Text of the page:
Among the 24 eyes that experienced LIDRS, bottle height, vacuum pressure, and aspiration pressure were reduced from set I to set II in 15 eyes, nine eyes (60%) showed a decrease in the grade of LIDRS, and six eyes (40%) showed no interval change.

Discussion

LIDRS is an emerging problematic condition that can increase surgical challenges and patient morbidity. Although this condition has been attributed to an excessively deep anterior chamber, iris retropulsion, and extreme widening of the pupil during small incision cataract surgery, the incidence and factors that contribute to this condition remain unclear, and no strategy for management of patients has been clearly defined. LIDRS increases surgical challenges and may be associated with significant discomfort for patients receiving phacoemulsification under topical or intracameral anesthesia [7].
LIDRS is a well-recognized condition in myopic eyes and eyes that undergo vitrectomy [12]. However, previous clinical reports have not discussed the presentation of LIDRS, and the incidence and risk factors of LIDRS in the non-vitrectomized general population remain unknown. In the present study, the incidence of LIDRS and associated risk factors were evaluated.
The incidence of LIDRS in eyes that previously underwent vitrectomy has been reported in a few studies, with rates ranging from 0% to 100% [12,13,14,15,16,17,18]. In our study, among 31 vitrectomized eyes, 13 (41.9%) experienced some degree of LIDRS during phacoemulsification surgery. Bardoloi et al. [14] evaluated the occurrence of LIDRS in myopic patients and found that it occurred in eight of 52 non-vitrectomized myopic eyes (15.4%). The present study is the first report on the incidence of LIDRS in the non-vitrectomized general population of patients that underwent phacoemulsification cataract surgery; we observed an incidence of 11.8%.
Only patients of Korean ethnicity were enrolled in this study. Most Koreans have a dark brown iris with light brown eyes; individuals without a brown iris are extremely rare. Studies have indicated that iris color may contribute to iris stability; hence, the incidence of LIDRS can vary based on genetic differences in iris color [19].
Predicting LIDRS before phacoemulsification cataract surgery is important for both cataract surgeons and patients. Univariable analysis showed that the variables significantly correlated with or associated with LIDRS (p < 0.2) were age, vitrectomized eye, spherical equivalent, axial length, anterior chamber depth, 3.0 mm incision size (vs. 2.2 mm), and use of Discovisc as an ophthalmic viscosurgical device (vs. Healon 5). Among these, the best fit conditional multiple logistic regression model showed that vitrectomized eye, long axial length, and 3.0 mm incision size (vs. 2.2 mm) were statistically significant at a 0.05 significance level.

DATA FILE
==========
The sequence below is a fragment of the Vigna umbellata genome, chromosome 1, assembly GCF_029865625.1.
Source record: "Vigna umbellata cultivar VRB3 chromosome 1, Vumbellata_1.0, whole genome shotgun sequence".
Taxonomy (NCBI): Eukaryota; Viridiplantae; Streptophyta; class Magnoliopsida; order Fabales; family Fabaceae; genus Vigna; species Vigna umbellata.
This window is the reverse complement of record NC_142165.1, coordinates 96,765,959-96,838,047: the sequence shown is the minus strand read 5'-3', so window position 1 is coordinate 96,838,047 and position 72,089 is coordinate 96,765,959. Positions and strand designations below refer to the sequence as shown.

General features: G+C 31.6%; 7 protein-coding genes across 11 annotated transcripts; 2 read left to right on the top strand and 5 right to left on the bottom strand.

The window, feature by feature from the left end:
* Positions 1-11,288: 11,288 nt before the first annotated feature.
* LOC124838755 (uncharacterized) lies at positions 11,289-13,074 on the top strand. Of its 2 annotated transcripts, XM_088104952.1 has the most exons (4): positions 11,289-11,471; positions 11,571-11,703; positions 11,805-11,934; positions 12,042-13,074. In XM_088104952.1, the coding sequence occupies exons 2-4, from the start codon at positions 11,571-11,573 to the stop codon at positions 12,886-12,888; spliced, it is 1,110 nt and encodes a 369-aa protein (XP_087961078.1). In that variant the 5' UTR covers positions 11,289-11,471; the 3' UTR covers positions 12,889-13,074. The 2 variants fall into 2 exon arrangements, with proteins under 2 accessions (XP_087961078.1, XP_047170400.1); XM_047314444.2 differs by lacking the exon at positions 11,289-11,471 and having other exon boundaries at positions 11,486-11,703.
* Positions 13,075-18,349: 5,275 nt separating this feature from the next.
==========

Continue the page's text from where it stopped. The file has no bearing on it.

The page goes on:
Previous vitrectomy and axial myopia are well-known risk factors of LIDRS [12,19,20]. Ghosh et al. [12] reported the LIDRS severity was significantly greater in extensive vitrectomy than in limited vitrectomy (adjusted OR, 4.42; 95% CI, 1.19 to 16.45; p = 0.027) and with increasing axial length (adjusted OR, 3.05; 95% CI, 1.86 to 5.01; p < 0.001). In our study, the significance of both risk factors were demonstrated using multivariable logistic regression analysis, with ORs of 3.865 (95% CI, 1.201 to 12.436; p = 0.023) in the vitrectomized eye and 1.709 (95% CI, 1.264 to 2.310; p = 0.001) in the long axial length. Ghosh et al. [12] proposed that low-viscosity vitreous fluid that leaked into the anterior chamber during the initial stage of surgery in patients with axial myopia, vitreous degeneration, and a history of vitrectomy resulted in a relative volume deficit in the vitreous cavity.
Our multivariate analysis indicated that the incidence of LIDRS increased in eyes with previously known risk factors such as previous vitrectomy and long axial length. In addition, new associations were identified, including a relatively large corneal incision width of 3.0 mm compared with 2.2 mm. The direction and size of the clear corneal incision were determined based on the axis and amount of corneal astigmatism. We measured corneal astigmatism using manual keratometry, automated keratometry with optical biometry (IOLMaster), and corneal topography; all three methods gave comparable results. An incision was made on either the temporal or superior side, depending on which had a steeper axis. If the corneal astigmatism was greater than 0.75 D, a 3.0 mm incision was made with a 3.0 mm angled diamond keratome. If the corneal astigmatism was equal to or less than 0.75 D, a 2.2 mm incision was made with a 2.2 mm angled diamond keratome.